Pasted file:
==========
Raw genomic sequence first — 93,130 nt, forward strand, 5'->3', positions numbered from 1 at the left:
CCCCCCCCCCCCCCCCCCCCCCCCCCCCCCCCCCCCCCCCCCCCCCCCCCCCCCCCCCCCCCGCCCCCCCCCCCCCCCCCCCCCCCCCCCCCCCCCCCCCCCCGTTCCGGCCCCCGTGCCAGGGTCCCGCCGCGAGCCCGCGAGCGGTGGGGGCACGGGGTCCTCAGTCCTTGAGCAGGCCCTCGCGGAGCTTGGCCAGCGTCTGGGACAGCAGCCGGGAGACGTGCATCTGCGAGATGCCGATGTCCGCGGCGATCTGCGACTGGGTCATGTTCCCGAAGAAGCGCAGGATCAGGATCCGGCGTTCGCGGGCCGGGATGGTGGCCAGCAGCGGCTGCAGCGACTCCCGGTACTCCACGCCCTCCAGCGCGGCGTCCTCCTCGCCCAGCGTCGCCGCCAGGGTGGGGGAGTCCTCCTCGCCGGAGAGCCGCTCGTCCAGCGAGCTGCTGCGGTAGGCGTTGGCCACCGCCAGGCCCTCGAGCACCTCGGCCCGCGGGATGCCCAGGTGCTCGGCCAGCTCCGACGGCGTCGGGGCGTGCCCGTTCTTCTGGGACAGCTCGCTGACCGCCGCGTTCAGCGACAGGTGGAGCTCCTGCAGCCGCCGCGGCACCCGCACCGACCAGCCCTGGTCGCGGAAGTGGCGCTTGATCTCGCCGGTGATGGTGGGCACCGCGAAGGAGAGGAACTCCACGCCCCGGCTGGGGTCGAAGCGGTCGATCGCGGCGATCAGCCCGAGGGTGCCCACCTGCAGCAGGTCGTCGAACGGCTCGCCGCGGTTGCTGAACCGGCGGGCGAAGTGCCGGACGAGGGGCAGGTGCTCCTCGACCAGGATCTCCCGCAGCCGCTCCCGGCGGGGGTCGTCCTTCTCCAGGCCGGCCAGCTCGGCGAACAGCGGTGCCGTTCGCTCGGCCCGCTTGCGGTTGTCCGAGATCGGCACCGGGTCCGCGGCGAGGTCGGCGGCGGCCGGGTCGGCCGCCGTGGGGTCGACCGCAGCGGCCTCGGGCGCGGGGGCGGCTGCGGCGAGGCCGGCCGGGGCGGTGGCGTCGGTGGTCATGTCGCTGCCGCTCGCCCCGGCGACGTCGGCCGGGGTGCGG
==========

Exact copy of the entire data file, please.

Raw genomic sequence first — 93,130 nt, forward strand, 5'->3', positions numbered from 1 at the left:
CCCCCCCCCCCCCCCCCCCCCCCCCCCCCCCCCCCCCCCCCCCCCCCCCCCCCCCCCCCCCCGCCCCCCCCCCCCCCCCCCCCCCCCCCCCCCCCCCCCCCCCGTTCCGGCCCCCGTGCCAGGGTCCCGCCGCGAGCCCGCGAGCGGTGGGGGCACGGGGTCCTCAGTCCTTGAGCAGGCCCTCGCGGAGCTTGGCCAGCGTCTGGGACAGCAGCCGGGAGACGTGCATCTGCGAGATGCCGATGTCCGCGGCGATCTGCGACTGGGTCATGTTCCCGAAGAAGCGCAGGATCAGGATCCGGCGTTCGCGGGCCGGGATGGTGGCCAGCAGCGGCTGCAGCGACTCCCGGTACTCCACGCCCTCCAGCGCGGCGTCCTCCTCGCCCAGCGTCGCCGCCAGGGTGGGGGAGTCCTCCTCGCCGGAGAGCCGCTCGTCCAGCGAGCTGCTGCGGTAGGCGTTGGCCACCGCCAGGCCCTCGAGCACCTCGGCCCGCGGGATGCCCAGGTGCTCGGCCAGCTCCGACGGCGTCGGGGCGTGCCCGTTCTTCTGGGACAGCTCGCTGACCGCCGCGTTCAGCGACAGGTGGAGCTCCTGCAGCCGCCGCGGCACCCGCACCGACCAGCCCTGGTCGCGGAAGTGGCGCTTGATCTCGCCGGTGATGGTGGGCACCGCGAAGGAGAGGAACTCCACGCCCCGGCTGGGGTCGAAGCGGTCGATCGCGGCGATCAGCCCGAGGGTGCCCACCTGCAGCAGGTCGTCGAACGGCTCGCCGCGGTTGCTGAACCGGCGGGCGAAGTGCCGGACGAGGGGCAGGTGCTCCTCGACCAGGATCTCCCGCAGCCGCTCCCGGCGGGGGTCGTCCTTCTCCAGGCCGGCCAGCTCGGCGAACAGCGGTGCCGTTCGCTCGGCCCGCTTGCGGTTGTCCGAGATCGGCACCGGGTCCGCGGCGAGGTCGGCGGCGGCCGGGTCGGCCGCCGTGGGGTCGACCGCAGCGGCCTCGGGCGCGGGGGCGGCTGCGGCGAGGCCGGCCGGGGCGGTGGCGTCGGTGGTCATGTCGCTGCCGCTCGCCCCGGCGACGTCGGCCGGGGTGCGG